It’s been a couple of weeks since our last round of the GOP Presidential Power Rankings. Rick Perry has dropped off dramatically, though his fundraising is very solid, and Herman Cain has risen substantiall in the polls. Mitt Romney’s support has remained steady, but that’s not exactly a promising sign. But we’ll get to that in a minute…
- The latest round of polls show a back and forth between Romney and Cain with Perry a distant third. Depending on the poll, Newt Gingrich is slowly creeping up and Ron Paul is falling.
- Several Republican candidates are threatening to boycott Nevada due to the state’s GOP choosing to host its primary on January 14, 2012, ahead of Iowa and New Hampshire. Romney is the most notable candidate to ignore the calls of a boycott.
- Speaking of primaries, South Carolina will hold its GOP primary on January 21, 2012.
- It’s really not news at this point, but in case you were wondering; Rudy Giuliani isn’t running for the Republican nomination.
- Where did the Republican candidates stand on TARP? Find the facts here.
- Chris Moody notes at Yahoo! News that Herman Cain was a contributer at leading
“birther” conspiracy theory website, World Net Daily. Moody notes that Cain’s own comments on the conspiracy theory are largely ambiguous as to what he believes.
Mitt Romney (): Romney’s biggest obstacle to the Republican nomination isn’t Cain or Perry, it’s himself; everything from his flip-flops to RomneyCare to left-of-center positions on certain issues. Conservatives may be slowly warming to the idea of his nomination, but it’s anything but a sure bet. Playing to Romney’s benefit are polls that continue show that he is the only candidate in the field that can take on President Barack Obama.
Herman Cain (): There is no denying that Cain has seen a big jump in support and is currently Romney’s biggest threat to the nomination. The question is whether or not he has the staying power given that his 9-9-9 plan is already being dismissed by conservatives as unrealistic and potetially dangerous, his inexperience on foreign policy issues will no doubt resurface, and his inconsistancies on TARP and the view of the economy are all already being noted.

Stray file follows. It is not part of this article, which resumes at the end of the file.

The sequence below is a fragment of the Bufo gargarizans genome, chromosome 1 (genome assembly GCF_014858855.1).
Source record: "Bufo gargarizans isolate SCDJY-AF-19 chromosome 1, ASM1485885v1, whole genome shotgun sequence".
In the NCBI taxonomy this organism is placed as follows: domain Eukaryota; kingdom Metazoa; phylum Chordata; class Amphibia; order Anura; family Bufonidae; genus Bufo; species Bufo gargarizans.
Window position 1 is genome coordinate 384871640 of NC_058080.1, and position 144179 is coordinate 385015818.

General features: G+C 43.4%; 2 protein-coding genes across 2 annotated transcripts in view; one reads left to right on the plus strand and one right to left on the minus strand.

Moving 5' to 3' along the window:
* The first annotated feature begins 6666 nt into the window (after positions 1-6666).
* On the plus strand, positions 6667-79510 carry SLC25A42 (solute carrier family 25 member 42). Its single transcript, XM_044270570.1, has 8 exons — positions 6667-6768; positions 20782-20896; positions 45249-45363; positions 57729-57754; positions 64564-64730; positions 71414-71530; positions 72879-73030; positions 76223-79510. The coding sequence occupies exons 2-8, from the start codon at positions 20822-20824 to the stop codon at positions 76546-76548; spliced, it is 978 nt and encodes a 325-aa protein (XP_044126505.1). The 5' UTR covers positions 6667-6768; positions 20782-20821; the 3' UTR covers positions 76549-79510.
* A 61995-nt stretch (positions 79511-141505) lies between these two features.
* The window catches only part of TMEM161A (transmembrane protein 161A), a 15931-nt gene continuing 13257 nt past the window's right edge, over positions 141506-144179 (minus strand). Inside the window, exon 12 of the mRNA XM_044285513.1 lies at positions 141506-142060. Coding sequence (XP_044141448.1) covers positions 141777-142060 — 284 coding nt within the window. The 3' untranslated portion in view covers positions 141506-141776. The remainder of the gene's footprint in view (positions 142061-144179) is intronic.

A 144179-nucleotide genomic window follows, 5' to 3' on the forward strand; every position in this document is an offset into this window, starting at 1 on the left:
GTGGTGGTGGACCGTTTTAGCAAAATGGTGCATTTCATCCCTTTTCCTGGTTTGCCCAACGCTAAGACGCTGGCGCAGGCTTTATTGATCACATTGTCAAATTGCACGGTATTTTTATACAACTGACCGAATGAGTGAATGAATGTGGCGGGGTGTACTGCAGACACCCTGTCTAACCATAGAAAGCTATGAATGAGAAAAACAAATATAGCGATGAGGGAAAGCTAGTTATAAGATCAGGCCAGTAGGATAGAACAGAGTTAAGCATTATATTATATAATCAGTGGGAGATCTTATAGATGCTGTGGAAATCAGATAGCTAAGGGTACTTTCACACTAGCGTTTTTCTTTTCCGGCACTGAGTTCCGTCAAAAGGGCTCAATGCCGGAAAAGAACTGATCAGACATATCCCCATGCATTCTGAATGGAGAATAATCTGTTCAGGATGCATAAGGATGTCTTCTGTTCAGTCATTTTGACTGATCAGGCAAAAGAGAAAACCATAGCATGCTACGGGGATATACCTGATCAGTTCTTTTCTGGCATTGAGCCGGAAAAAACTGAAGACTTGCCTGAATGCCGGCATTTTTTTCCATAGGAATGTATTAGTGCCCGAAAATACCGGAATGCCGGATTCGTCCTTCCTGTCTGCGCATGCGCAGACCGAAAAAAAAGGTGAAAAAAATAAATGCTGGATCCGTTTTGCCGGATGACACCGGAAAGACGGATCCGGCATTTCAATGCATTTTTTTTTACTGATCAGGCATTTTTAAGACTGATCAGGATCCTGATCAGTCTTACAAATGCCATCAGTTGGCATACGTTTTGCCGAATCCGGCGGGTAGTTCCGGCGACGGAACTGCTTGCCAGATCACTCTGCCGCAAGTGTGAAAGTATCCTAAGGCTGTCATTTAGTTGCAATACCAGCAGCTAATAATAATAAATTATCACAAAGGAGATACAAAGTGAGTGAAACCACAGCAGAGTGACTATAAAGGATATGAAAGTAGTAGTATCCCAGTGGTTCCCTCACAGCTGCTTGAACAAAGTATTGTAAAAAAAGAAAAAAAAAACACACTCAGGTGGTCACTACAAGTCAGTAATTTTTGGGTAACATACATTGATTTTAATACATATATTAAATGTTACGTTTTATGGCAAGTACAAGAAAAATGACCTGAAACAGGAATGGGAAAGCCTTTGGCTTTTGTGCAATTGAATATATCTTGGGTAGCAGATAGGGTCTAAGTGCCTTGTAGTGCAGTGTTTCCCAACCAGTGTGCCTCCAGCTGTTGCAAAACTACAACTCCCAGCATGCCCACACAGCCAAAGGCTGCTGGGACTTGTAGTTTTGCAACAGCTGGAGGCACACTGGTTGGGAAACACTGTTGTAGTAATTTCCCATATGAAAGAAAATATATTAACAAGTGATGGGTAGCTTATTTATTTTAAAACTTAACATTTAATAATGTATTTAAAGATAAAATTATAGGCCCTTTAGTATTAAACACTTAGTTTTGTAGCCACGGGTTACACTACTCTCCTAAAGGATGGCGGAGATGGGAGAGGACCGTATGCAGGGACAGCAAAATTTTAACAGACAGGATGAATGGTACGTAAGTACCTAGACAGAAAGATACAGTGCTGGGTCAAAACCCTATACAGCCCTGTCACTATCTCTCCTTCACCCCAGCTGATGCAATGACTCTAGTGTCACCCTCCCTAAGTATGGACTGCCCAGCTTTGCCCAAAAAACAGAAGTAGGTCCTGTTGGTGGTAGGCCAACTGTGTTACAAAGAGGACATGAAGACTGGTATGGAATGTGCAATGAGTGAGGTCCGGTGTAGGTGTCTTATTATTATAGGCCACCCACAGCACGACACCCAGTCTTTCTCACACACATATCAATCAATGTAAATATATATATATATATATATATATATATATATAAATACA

Rick Perry (): Poor debate performances have been among Perry’s issues. Recent fundraising numbers were a positive after a more than a month of bad news. Perry’s campaign is hoping for a restart as they edge closer to the primaries. The good news is he has more money on hand than Romney and far more than Cain, an important factor in rebranding himself.
Newt Gingrich (even): He’s risen in the polls recently, but Gingrich’s candidacy is still a long shot, as evidence by his very poor fundraising numbers and his campaign is over $1 million in debt. However, the former Speaker of the House said recently that he would at least consider the VP slot on the Republican ticket.
Michele Bachmann (even): Bachmann continues to be a non-factor at this point. She missed every vote in the House in September while she was out trying to salvage her campaign and she just closed her Virginia office. Bachmann has staked her campaign on her native Iowa, but her numbers there are sliding as Cain rises. Despite all of this, don’t expect her to bow out any time soon.
Jon Huntsman (): CNN reported last week that Huntsman’s campaign is nearly broke and may be soon coming to an end. He has finally surpassed Santorum in the polls, but is still near the bottom of the pack.
Rick Santorum (): Someone wrote recently that Santorum could be the next “Flavor of the Month,” but with the first primaries drawing near, time is quickly running out for him to have an impact and his numbers are headed in the wrong direction.
Gary Johnson (even): Unfortunately, Johnson hasn’t been included in any debates since last month; despite some prodding from the Gingrich camp that he be included. It’s hard to make an impact when few are hearing the message.